2007 - France - 120 minutes
Director - Laurent Tirard
Writers - Laurent Tirard and Grégoire Vigneron
Internet Movie Database User Rating - 7.1/10 - Link to IMDb
My Rating - 5 of 5 Stars


Jean-Baptiste Poquelin (1622-1673) - better known today by his stage name, Molière - was an actor but is remembered as one of the premier writers of comedy in Western literature. This film is a fictionalized account of the events that inspired him to expand his writing of low-brow humor to the level of intricately designed farce.

The film, Molière is a beautifully conceived dramatic, romantic farce. It is a sumptuous treat for the eye, the heart, and the funny bone. It begins as Molière's troupe, having become well-known for their performances in the countryside, are invited to perform in the city. Molière is in crisis for he wishes to perform drama rather than comedy. His vain attempts to compose a drama exhaust him but cause him to remember events much earlier in his life.

The scene shifts to thirteen years earlier where the viewer experiences a dramatic performance by Molière. He is bad - really bad. Just as he is about to be driven from the stage by an angry and disappointed audience, he is arrested for bad debts. He is taken from the jail by the representative of M. Jourdain who is a wealthy merchant. Jourdain is the fool of the piece. He has a beautiful, intelligent wife but has desires upon an attractive and witty courtesan with whom he is enthralled.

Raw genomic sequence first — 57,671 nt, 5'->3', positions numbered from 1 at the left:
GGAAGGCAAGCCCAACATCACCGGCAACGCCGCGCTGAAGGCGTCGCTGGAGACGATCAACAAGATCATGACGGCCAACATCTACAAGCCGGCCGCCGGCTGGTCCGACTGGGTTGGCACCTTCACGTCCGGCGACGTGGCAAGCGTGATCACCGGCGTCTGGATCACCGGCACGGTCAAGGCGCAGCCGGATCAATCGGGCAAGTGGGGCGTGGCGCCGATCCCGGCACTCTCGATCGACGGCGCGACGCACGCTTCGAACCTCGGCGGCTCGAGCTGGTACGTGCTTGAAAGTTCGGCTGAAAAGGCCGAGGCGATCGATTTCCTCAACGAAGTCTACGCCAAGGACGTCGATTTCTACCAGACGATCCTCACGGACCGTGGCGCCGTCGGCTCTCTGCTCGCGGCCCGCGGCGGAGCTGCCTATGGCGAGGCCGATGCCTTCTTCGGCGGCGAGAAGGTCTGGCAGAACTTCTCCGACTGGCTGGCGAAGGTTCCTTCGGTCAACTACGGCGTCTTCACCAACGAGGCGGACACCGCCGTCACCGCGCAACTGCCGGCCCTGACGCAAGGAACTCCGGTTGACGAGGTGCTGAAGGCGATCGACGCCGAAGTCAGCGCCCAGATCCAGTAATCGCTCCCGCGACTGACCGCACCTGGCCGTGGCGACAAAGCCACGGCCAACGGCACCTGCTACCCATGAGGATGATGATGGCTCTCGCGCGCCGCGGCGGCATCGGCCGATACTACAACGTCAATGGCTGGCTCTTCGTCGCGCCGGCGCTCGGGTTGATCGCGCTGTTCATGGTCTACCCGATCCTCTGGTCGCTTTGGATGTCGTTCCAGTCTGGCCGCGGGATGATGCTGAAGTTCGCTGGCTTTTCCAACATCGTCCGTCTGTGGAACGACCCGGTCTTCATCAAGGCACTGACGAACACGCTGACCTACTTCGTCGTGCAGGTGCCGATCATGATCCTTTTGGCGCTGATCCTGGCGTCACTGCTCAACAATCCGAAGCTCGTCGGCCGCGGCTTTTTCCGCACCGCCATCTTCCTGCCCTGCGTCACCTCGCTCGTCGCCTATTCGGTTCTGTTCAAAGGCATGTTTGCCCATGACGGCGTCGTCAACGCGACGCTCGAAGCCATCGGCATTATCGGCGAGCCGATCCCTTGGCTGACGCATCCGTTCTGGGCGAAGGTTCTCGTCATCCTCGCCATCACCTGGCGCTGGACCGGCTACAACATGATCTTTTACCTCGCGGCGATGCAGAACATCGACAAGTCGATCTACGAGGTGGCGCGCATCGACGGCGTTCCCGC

Molière is hired to coach Jourdain in presenting in a play he has composed in order to entice the courtesan. The play is horrible and Jourdain's acting is even worse, but Molière needs the money.

In order to hide his motives from his wife, Jourdain presents Molière as a visiting priest. At first Jourdain's wife hates this visiting priest, but she is no fool. She soon realizes that Molière is only playing the part of a priest and enters into an affair with Molière who is quite the randy fellow.

Jourdain's daughter is in love with a local teacher but he has promised her to the son of a neighboring nobleman in order to bring distinction to his family. The nobleman's only advantage is his title as he is without funds. He schemes to join his son and Jourdain's daughter to bring much needed funds to his estate.

Jourdain has also trusted his noble neighbor to be the go-between to his most desired courtesan. Needless-to-say the nobleman presents all of Jourdain's gifts to the courtesan as his own in order to curry her favor and seduce her.

All this farce is played out with excellent acting, superior sets and costumes, and expert directing. This film is a wonderful lark but also tears at your heartstrings and brings a bit of mist to your eye. It is great entertainment.


Neil Turner
February 4, 2008






Molière